In part 1 we saw the history of the guilds’ old 90 and 100 inch loom. In part 2 we chatted about the arrival and unpacking of the new 100 inch loom. Now lets take a peek at the reference binders related to the old looms and consider continuing that tradion.
My hope is that today’s guild members, as they chose a topic, whether it’s a coverlet or blanket or something else to try out the new loom, they look back to the weavers from earlier in the guild’s history. Like these earlier weavers they record their projects and designs, take photos of their weaving so we can get a glimpse of them as well as what they are creating.
In the past the guild weavers have sporadically documented their projects both with the 90 inch and 100-inch loom. I (in my capacity as one of the guild librarians) would like to see a new binder documenting the projects which our modern weaving teams will make with this new loom.
94 The 90” loom Samples 1 May 1973 to 1 May 1974
95 – 101 sample pages from the 90” loom sample binder
102 OVWSG 100” Loom Samples Aug 1982 to Oct 1983
103- 110 sample pages from the 100” loom sample binder
111 OVWSG 100” loom Samples 1987 to 1992 (while the loom was in Donna G’s Basement. Donna also taught the beginner and intermediate weaving at that time with table looms)
112-121 sample pages from the 100” loom sample binder
We have some sample binders in the reference section of the library, including guild projects, workshops and individual members weaving careers. It would be nice to have sample binders from Spinners, Basket makers, Dyers and Felters too. Keeping records in a sample binder is a way to keep track of your work and experimentation. Your collected projects will give inspiration to yourself or others. Try to make your sample binder in a way that will keep your samples safe from damage. (Use acid-free materials if you can get your hands on them, sew in your samples if possible rather than tape or staples) and always take lots of photos as you work to include to show the process you went through to make it!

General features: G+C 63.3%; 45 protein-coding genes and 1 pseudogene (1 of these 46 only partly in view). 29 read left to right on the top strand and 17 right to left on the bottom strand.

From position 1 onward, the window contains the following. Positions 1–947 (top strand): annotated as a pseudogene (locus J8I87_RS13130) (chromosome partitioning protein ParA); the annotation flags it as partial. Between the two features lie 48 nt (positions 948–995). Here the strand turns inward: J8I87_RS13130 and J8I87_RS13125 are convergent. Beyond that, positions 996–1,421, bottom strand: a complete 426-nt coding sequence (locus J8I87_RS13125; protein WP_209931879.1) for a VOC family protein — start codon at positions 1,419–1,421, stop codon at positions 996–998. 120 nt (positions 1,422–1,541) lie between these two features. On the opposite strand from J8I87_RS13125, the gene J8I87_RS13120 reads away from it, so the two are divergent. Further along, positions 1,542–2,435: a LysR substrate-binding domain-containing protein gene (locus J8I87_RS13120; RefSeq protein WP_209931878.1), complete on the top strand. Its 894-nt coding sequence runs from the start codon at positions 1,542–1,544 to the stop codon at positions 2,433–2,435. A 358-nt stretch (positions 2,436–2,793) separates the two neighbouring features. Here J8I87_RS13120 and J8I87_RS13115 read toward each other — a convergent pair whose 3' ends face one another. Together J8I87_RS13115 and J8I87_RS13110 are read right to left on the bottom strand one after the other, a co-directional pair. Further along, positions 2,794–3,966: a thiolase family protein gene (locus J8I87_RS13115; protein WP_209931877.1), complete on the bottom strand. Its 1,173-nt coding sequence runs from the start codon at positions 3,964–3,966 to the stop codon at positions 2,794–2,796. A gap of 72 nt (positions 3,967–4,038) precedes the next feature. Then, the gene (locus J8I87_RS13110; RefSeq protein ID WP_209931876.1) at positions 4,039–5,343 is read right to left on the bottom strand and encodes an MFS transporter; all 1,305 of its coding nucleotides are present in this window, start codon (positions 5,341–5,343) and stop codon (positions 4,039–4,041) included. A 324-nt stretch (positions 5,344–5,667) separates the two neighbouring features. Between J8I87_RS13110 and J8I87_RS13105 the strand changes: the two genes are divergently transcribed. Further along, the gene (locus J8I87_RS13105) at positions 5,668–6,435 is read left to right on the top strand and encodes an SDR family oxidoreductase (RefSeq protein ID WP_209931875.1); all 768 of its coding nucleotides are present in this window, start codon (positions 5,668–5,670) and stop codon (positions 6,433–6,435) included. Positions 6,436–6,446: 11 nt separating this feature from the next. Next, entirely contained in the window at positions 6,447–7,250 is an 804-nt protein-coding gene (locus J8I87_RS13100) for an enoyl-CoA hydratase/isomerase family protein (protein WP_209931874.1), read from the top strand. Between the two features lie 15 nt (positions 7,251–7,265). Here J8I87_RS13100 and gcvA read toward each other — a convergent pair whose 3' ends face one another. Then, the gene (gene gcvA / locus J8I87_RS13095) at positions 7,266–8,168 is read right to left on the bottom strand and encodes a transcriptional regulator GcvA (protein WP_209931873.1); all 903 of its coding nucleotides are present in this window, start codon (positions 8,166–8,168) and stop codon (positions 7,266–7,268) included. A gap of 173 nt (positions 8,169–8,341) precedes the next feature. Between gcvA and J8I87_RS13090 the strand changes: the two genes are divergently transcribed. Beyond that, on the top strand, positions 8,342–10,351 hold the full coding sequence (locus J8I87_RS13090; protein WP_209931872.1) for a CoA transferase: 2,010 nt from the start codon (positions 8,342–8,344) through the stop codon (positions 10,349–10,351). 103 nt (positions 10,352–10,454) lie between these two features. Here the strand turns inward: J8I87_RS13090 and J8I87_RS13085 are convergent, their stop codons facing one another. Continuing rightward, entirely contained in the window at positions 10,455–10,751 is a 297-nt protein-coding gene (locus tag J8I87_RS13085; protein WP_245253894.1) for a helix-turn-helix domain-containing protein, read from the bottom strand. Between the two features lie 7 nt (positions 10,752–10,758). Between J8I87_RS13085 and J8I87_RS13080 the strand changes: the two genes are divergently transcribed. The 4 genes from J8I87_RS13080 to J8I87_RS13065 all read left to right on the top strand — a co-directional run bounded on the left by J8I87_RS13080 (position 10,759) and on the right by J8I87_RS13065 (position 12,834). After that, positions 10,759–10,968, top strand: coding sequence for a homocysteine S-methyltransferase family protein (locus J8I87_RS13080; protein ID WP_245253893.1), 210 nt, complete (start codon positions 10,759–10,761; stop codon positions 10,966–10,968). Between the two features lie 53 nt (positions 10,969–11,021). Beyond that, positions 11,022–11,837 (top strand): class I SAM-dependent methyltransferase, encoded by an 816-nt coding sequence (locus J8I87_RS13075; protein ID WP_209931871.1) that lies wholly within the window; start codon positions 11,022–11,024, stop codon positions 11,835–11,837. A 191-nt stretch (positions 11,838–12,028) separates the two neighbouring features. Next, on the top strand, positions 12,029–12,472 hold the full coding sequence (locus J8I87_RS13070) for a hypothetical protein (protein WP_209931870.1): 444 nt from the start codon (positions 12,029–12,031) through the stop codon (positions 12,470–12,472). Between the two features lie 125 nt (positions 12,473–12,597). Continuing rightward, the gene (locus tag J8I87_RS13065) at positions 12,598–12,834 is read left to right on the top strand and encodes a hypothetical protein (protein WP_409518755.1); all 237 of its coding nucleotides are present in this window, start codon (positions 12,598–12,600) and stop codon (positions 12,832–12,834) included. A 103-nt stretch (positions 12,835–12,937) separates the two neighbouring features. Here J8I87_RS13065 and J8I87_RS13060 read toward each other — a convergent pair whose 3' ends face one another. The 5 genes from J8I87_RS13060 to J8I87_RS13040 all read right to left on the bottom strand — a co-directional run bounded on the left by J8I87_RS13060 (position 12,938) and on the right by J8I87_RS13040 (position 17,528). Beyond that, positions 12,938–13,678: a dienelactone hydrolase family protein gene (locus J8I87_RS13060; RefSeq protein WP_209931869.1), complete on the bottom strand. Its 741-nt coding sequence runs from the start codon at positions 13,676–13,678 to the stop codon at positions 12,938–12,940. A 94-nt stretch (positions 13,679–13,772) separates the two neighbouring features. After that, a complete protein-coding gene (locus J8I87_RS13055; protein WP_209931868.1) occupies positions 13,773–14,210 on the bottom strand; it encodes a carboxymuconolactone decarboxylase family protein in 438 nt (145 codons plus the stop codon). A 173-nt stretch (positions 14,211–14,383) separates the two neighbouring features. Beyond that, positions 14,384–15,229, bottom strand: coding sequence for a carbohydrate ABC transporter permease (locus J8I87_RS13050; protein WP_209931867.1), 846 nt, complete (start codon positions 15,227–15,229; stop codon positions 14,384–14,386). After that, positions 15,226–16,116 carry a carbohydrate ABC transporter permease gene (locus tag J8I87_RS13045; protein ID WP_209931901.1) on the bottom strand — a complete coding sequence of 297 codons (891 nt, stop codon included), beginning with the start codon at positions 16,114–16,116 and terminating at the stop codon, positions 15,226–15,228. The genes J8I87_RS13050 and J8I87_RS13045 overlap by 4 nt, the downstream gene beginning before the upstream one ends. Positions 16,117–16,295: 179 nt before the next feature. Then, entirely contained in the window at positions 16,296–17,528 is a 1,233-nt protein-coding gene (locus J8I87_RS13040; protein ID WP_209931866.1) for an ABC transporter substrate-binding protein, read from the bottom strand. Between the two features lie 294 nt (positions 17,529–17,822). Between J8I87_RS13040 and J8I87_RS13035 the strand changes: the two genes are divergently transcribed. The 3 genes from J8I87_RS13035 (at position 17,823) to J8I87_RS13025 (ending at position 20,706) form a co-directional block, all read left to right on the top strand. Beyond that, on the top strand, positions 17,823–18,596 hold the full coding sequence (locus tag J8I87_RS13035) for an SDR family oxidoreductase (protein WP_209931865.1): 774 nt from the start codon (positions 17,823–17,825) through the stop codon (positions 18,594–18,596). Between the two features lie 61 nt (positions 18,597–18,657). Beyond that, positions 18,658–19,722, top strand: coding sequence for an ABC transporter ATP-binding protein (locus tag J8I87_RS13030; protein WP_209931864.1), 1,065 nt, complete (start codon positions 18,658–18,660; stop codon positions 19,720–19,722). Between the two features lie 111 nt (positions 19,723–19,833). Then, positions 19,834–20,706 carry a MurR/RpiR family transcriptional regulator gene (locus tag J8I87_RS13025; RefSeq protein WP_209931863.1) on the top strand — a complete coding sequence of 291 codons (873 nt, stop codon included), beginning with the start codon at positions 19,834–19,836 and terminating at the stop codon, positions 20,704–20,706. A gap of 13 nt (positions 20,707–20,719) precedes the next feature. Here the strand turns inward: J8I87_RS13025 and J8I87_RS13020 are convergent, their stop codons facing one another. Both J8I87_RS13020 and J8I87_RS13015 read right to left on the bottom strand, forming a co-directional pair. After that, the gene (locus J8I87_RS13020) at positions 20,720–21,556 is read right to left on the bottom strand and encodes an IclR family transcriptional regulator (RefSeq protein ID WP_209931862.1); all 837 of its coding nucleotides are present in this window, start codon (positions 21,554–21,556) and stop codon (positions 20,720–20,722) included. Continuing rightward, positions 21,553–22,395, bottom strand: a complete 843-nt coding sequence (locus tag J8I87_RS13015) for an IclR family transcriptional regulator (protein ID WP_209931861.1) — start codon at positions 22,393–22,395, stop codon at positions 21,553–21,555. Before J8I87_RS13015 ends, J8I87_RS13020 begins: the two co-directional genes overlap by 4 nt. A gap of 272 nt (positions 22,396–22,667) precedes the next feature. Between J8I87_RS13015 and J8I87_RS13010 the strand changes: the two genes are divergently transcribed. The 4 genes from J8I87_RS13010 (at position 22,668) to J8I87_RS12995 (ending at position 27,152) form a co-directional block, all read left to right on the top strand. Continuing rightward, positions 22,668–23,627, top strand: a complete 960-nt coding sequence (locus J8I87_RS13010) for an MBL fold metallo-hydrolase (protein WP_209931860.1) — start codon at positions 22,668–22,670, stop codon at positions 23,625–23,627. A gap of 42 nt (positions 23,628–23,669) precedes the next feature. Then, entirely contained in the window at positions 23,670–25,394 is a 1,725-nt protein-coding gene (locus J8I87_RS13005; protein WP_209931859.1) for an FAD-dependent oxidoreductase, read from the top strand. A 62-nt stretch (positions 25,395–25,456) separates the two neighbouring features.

Weavers have the advantage of pre-made sheets (available from guilds or online) that save the draft or pattern of the weaving as well as noting yarns, yardage calculations and notes. i would like to see a similar collection of information for the other fiber arts. Spinners can keeps notes of what fibers were used, where they were obtained, what spinning techniques were used and what the end use for the yarn will be. For Felters, what fibers and their sources, weight of the fibers used, techniques used, amount of shrinkage when fiber was sampled, note on how the project was made. Photos would be useful to document your project (felt sculptures don’t fit in binders).
Figure out the information that would be useful to have for each project you create. You may want to include not only the date started and finished, but keep track of the hours worked on each project. Or you may be more interested in what fibers are used or what mix of fibers were used and in what amounts. If you have demo-ed you may recall getting asked common questions, how long did that take, where did you get the idea, where did you get the fibers, how heavy is it, how did you make it do that? theses questions mite help direct you in what to include in your binder.
If you make a binder documenting your work it will both keep a record of your artistic career, showing your progress, and looking back through it may inspire new work. I hope you will consider sharing it with other fiber artists too. If you show them yours, they may show you theirs!
122 Part of the Reference Section of the Guild Library
I hope the saga of the large loom has inspired you even if you do not go out and get one yourself! If you are suddenly yearning to weave a coverlet or a lovely warm blanket check with your local guild and see if they have a 100” loom you could use.